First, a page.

Rabbi Yehoshua Weber

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It is a story about a desk.

It is a story about life.

That desk had been crafted by one of England’s greatest woodworkers. It had beautiful drawers, the finest veneer and little gargoyles at its edges.

It had been displayed at an exhibition, where a wealthy London businessmen bought it for thousands of pounds.

Shortly after that purchase, that businessmen’s fortunes began to turn. One bad investment led to another until the vultures of repossession descended on that businessman’s assets. All those asserts – including that fabled desk – were carted off to the repossessor’s warehouse.

That desk sat in that warehouse of broken dreams where time and neglect covered it in layers of grime.

That grime made that desk look like trash so it was put out for the next day’s garbage pickup.

A passing shoemaker saw this desk in the garbage and realized that he could make use of it. That shoemaker took the desk home where the desk’s drawers housed shoemaker’s tools and its gargoyles displayed shoelaces.

Sometime later, that desk’s craftsman entered that shoemaker’s store where he noticed the desk. He recognized the drawers and the gargoyles and realized that this was the desk that he had lovingly crafted.

That craftsman bought that neglected desk from the shoemaker, brought it home and put time and effort into bringing that desk back to its original grandeur.

It is a story about a desk.

It is a story about life.

And, specific to this article, it is a story about daveing.

Like that desk, our davening is beautiful. And like the beauty of that desk, the beauty of our davening can be obscured. It is not grime that obscures our davening’s beauty but the “unexciting” habituation of saying the same tefillos, day after day and week after week (Parables of the Chafetz Chaim).

Such inspiration-dulling habituation is seen in many other areas as well. Look, for example, at how we view natural wonders and the miracles of the ecosystem, our bodies and the survival of our people.

Natural wonders – like the Swiss Alps – are inspiring but people who see the Alps on a daily basis aren’t usually inspired by their beauty.

Our ecosystem, our bodies and the survival of our people are all miracles. Those miracles, though, don’t feel miraculous because of habituation.

The habituation that dulls the capacity of wonders and miracles to inspire also dulls the capacities of holy items and holy places. Indeed, we are cautioned: “regular exposure to holy items causes people to lose their ability to draw inspiration from those holy items.”[1]

We need to counter such spirituality-deadening habituation. And it is that need that explains an exhortation specific our daily tamid sacrifice.

That exhortation is that we sacrifice that tamid “the way it was brought on Har Sinai.”[2] By no other sacrifice – other than this daily tamid sacrifice – are we exhorted that it be brought “the way it was brought on Har Sinai.”[3]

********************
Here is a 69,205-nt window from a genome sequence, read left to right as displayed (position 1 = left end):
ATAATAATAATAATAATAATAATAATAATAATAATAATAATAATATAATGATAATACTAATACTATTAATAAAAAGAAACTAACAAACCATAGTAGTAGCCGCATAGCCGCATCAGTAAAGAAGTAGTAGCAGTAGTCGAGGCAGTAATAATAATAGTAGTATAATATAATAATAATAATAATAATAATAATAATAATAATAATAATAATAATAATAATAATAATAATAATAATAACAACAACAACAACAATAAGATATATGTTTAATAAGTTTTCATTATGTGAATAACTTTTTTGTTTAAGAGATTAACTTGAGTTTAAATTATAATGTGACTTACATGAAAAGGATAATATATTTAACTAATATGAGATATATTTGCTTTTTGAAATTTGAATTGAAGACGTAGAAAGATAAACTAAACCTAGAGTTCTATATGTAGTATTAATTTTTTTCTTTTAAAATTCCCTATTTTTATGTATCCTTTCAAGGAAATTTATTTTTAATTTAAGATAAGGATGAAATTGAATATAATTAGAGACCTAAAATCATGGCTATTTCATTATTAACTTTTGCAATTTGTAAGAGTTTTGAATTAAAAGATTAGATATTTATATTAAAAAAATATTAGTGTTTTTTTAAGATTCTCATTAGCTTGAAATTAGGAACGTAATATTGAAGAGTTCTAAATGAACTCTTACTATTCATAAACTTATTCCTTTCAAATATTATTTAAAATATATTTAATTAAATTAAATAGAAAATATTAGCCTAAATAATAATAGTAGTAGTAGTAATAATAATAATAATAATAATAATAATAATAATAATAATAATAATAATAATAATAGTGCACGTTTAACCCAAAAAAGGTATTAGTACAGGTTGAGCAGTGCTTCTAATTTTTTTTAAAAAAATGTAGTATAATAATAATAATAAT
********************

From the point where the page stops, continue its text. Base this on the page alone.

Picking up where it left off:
Why this unusual requirement – only by this sacrifice?

Perhaps because it is hard to feel inspired by a sacrifice that we bring each and every day.

We, therefore, put extra effort into trying to infuse this sacrifice with the enthusiasm that accompanied this sacrifice’s debut on Har Sinai.

Such concerns may explain a possuk in the Le-Dovid tefilla that we say during the month of Elul. In that possuk, we ask Hashem “to dwell in Hashem’s house… and to visit his sanctuary.”[4]

Our initial request, to dwell in Hashem’s house seems so correct and so uplifting. We then temper that request by suggesting that we should only “visit Hashem’s sanctuary.” Why are we tempering that uplifting initial request? Why not “dwell in Hashem’s house?”

That tempering may be motivated by concerns that habitual “dwelling” will make Hashem’s house less inspiring. We, therefore, daven that we maintain the inspiration of someone who is just visiting the sanctuary.”[5]

Such inspiration-dulling habituation affects our shuls even more than it affects our beis hamikdash. So many of us are cavalier about shul sanctity – partly because spending mornings, afternoons and evenings in shul obscures shul sanctity behind layers of habituation.

We must counter that habituation by, once again, being “first time visitors” in our shuls. And what better time than Rosh Hashana, the time of new beginnings, to create such feelings of first-time visitation? What better time than Rosh Hashana to uncover the beauty that lies beneath habituation?

We should dwell in Hashem’s house.

We should also remember that we are just visiting that house.

Rabbi Weber is rav and founder of Ohr Tzvi Montebello-Monsey. He gives local and zoom shiurim, is a rav to the young men and women at Yeshivas Kochvei Ohr and Ateres Bais Yaakov and is Rabbi Emeritus of Toronto’s Clanton Park Synagogue. Please visit his website, ohrtzvi.org, to sign up for his weekly email message or for information on his live or zoom shiurim.

[1] Moreh Nevuchim, 3:47

[2] Bamidbar, 28:7

[3] Bamidbar, 28:7

[4] Tehillim 27:4

[5] Higyonei Halacha 2, page 11